Migrants who make decisions to leave their home countries, no matter what the reasons are, always try to improve the quality of their lives. They may be attracted by better prospects and perspectives for development and higher living standards or social care level (7). One of the social groups whose members more and more often take decisions to change their countries of residence are seniors, who upon reaching the retirement age decide to emigrate because of socioeconomic living conditions–related reasons. All these phenomena bring new challenges also for health care sectors of single countries and their associations (7).
The aim of this article is to follow and monitor current trends that concern health care systems vs. more and more common decisions taken by seniors to change their countries of residence because of easier access to health care, a wider assortment of procedures offered to them to choose from, or a higher quality of services rendered. We also aim to provide perspective for future development of this trend, as well as its consequence for health systems globally.
Data and Methods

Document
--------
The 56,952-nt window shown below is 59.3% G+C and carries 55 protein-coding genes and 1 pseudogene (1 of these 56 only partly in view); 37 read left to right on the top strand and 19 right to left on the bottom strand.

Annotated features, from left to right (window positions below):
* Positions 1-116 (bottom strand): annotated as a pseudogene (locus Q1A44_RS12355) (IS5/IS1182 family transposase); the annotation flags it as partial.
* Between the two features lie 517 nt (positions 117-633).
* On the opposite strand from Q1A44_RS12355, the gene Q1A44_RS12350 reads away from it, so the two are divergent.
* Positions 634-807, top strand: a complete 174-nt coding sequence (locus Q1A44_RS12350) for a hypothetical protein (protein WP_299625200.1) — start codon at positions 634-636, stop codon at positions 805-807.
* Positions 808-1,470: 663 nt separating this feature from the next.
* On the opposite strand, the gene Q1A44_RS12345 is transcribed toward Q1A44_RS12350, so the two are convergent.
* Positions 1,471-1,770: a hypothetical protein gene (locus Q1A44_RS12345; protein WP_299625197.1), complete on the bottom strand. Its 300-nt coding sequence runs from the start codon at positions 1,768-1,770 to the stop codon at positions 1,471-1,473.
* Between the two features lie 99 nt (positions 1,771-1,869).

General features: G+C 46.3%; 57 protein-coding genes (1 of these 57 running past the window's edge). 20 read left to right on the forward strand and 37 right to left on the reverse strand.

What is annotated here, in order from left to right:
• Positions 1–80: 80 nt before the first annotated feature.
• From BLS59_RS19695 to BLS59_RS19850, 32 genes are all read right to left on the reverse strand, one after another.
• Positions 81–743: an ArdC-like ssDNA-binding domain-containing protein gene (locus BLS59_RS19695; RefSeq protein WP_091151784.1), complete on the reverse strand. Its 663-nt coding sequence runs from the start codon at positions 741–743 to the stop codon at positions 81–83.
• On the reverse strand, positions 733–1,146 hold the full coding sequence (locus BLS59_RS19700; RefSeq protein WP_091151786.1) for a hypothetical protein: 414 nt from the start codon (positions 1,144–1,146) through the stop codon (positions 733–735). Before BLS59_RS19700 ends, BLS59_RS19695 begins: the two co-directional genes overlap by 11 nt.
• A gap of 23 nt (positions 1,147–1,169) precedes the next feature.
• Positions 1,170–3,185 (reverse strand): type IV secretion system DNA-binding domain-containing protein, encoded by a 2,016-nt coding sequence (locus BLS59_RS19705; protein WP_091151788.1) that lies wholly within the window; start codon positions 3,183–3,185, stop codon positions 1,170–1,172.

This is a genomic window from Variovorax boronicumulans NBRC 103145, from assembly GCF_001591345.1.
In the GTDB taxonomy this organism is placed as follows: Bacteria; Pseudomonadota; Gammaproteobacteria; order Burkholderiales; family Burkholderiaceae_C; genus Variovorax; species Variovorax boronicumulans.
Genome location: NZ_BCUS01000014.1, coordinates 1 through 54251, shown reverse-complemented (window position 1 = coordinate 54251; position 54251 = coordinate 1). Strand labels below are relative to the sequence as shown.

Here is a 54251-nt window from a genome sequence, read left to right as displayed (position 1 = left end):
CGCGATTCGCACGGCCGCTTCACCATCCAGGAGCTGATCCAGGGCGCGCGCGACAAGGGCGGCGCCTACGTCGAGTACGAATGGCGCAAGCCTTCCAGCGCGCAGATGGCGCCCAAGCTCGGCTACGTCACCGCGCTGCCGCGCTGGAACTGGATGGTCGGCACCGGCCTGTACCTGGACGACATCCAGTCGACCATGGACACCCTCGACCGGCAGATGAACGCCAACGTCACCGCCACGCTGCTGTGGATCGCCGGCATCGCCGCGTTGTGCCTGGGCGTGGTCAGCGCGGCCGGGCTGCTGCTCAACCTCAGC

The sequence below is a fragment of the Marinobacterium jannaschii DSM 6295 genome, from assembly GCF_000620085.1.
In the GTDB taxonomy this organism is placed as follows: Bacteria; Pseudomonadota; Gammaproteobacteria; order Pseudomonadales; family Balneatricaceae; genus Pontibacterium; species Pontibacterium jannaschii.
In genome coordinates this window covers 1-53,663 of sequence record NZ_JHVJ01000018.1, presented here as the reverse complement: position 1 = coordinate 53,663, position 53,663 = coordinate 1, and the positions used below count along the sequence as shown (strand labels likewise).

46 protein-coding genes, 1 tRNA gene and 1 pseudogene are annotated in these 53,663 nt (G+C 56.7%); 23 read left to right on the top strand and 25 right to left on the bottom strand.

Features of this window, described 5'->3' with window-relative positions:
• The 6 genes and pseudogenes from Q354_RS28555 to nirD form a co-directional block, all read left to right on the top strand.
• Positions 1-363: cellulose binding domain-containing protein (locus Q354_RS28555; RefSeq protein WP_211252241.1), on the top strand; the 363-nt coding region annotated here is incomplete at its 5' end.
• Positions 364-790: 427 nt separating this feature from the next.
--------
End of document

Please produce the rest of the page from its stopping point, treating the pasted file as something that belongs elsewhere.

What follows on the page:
As part of the study, we performed a secondary data analysis. We analyzed raw, existing, and previously archived data, which were collected by the Organization for Economic Cooperation and Development (OECD). We made a retrospective interpretation of the analyzed data, which made it possible to show the number of health care professionals acting on the market of health services, health care system index, and cost-of-living index in respective countries in the context of global elderly migration. We have fully evaluated the data set in terms of its completeness and quality, including the manner and period of collection. The OECD Health Statistics offers the most comprehensive source of comparable statistics on health and health systems across OECD countries and includes data found in the publication Health at a Glance. Over the years, the OECD Health Statistics database has been used in a number of analytical applications both within and outside the OECD. This database includes 37 OECD and 7 non-OECD countries. Our analysis covered 29 OECD countries because of the lack of data on the measurements of interest to us for the remaining eight countries.